Moreover, in the fifth or sixth week of the term, without planning it or really thinking about it, I started creating on-the-spot visual representations (in the form of flow charts) of the chains of historical cause-and-effect with which we were wrestling (specifically with respect to the reasons why the Persian War of 480-479 BCE and the Peloponnesian War of 431-404 BCE ended as they did).  I had not previously done this, in nearly 20 years of teaching this material, but it proved to be tremendously helpful in helping the students think clearly and carefully about the complex issues they were confronting through their readings of Herodotus and Thucydides. The students picked this up immediately and without any encouragement from me, and, leveraging the projectors and whiteboards, began using it to very good effect in the active-learning, problem-solving exercises that they were carrying out on a small-group basis.  

For our last class session, I asked each group to generate one complete cause-and-effect chain that ended with Spartan victory/Athenian defeat in 404. Every group, without any prompting from me, used their whiteboard and, over the course of 30 minutes of very active and productive discussion amongst the members of the group, created elaborate flow charts that beautifully visualized the hundreds of pages of text they had read and their analysis of that text. As I watched that unfold, it struck me that both the students and I had found a new, different, and better way of approaching texts that I’ve read literally dozens of times, and that they would certainly carry that approach to textual analysis with them going forward. It was a remarkable instance of a facilities-specific capability making itself felt in important ways even in the absence of any conscious planning.

Everything that is possible in a “normal” classroom is possible in an active learning classroom space such as this, and many things that are not possible otherwise suddenly become feasible.  

Have you ever read a student's term paper or research paper and thought, "This is so good that the rest of the world should see it"? But how?  Where? Read on for an assignment idea that you may like to try in your courses.

WHY ask students to contribute?

Professor Katherine Mirica (CHEM) knew that her CHEM 157 students had much to contribute to the world's knowledge base in the rapidly evolving field of nanomaterials.  Learning objectives for students in this course include:

  • Analysis and evaluation of the structure and properties of nanomaterials, including their capabilities and limitations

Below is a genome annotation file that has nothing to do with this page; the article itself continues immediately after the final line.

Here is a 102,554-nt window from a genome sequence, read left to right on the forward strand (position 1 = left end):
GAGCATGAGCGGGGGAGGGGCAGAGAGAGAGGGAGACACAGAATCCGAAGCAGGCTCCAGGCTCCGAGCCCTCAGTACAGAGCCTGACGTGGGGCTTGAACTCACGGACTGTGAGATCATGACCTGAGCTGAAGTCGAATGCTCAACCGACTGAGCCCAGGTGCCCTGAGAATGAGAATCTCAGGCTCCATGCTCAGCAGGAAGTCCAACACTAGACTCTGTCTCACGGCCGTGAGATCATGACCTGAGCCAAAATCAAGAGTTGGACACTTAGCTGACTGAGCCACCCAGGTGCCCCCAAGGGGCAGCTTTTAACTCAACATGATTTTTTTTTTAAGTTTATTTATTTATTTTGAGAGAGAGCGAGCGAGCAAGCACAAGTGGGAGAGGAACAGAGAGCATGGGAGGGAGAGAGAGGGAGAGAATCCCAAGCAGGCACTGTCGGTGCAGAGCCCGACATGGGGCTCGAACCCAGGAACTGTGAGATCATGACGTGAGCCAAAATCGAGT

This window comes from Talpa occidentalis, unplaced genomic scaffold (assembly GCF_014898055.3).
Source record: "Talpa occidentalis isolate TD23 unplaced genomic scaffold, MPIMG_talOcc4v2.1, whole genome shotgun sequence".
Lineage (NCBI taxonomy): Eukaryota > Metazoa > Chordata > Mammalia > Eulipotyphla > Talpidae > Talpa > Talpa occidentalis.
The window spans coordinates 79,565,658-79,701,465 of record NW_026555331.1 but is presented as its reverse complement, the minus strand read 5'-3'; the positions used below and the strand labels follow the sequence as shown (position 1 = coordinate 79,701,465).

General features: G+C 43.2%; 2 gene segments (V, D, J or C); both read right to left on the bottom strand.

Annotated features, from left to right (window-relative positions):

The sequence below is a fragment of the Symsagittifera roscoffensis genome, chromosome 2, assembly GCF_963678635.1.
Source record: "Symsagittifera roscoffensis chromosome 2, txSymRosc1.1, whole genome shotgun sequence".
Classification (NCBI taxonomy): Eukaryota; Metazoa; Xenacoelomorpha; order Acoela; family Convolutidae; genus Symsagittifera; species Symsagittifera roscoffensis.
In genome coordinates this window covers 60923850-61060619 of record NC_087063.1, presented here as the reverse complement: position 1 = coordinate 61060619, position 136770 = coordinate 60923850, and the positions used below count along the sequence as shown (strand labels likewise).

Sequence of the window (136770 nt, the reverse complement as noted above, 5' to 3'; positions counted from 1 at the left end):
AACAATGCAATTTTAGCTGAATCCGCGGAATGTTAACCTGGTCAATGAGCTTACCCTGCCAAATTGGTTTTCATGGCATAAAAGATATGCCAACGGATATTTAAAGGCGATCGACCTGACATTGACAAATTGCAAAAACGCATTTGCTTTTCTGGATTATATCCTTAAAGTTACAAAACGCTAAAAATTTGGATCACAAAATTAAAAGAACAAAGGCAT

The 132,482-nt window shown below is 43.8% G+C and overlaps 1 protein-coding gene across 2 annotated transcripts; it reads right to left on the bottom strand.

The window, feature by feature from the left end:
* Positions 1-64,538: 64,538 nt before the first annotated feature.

• Engagement in conversation, both local and global, about these materials
  • Enhancement of scientific writing and presentation skills

A project asking students to develop and share their ideas by contributing to the world's biggest online encyclopedia, Wikipedia, helped Katherine's students to best meet these objectives.  The students enthusiastically undertook this challenge, contributing to the world's knowledge base in a truly authentic manner.

Motivated by their own experiences with the content, and with Wikipedia, research began.  One student commented about feeling glad to have a chance to contribute to Wikipedia in a meaningful way; he had used the site frequently himself.  Frequently faculty warn students about using Wikipedia as a reference source; this is a very different approach.

HOW can students contribute?

Wikipedia was a perfect choice for this course because the information on these materials changes so quickly.  Throughout the course of the term, students in CHEM157 went through the following steps:

  1. Selected a topic.  Students were asked to pick a topic based not only on their interest, but by reviewing the existing information available on Wikipedia.  Students were most interested in updating current entries that were vague, with minimal (or even incorrect) information.
  2. Created outlines.  Students mapped their plans to present the information they discovered in their literature reviews and research on Wikipedia.  They were asked to think about a global audience, using as many illustrations (either open access or created by the students) as possible.
  3. Draft of a Wikipedia page for peer review.
  4. Revise based on peer review and submit to Professor.
  5. Edit and post on Wikipedia!
  6. Share.  Students also completed in-class presentations on their topic.
WHAT did students contribute?

Michael Ko worked on Wikipedia's page on Carbon Nanotubes.  This was a great example of an older page (it's been around since 2001). Michael chose to work on this page because it was incomplete and out of date.  He added a section on the modification of Carbon Nanotubes, citing a number of new papers that had been published since the page was last updated.

Selbi Nuryyeva had a different experience.  Prior to her work, there was a Wikipedia entry for Phospherene, but since the material was just discovered in 2014, and the field is rapidly evolving, the page had much room for improvement.  Selbi read about phosphorene in Scientific American at the beginning of term, and was motivated to learn more.  She created images based on the research she read.  When her classmate asked Selbi what was the most difficult aspect of the project, she replied, "Every time I stopped researching (in order to write the page), there was a bunch of new information!"

Click below to see the pages created by each of the Chem 157 Fall term students.  PLEASE NOTE: These pages may have been edited since the students last posted - click the View History tab to learn how they've changed over time.

 

Professor and students
Professor Katherine Mirica (left) and the students of Fall 2015 Chem 157
Advice for trying this in your class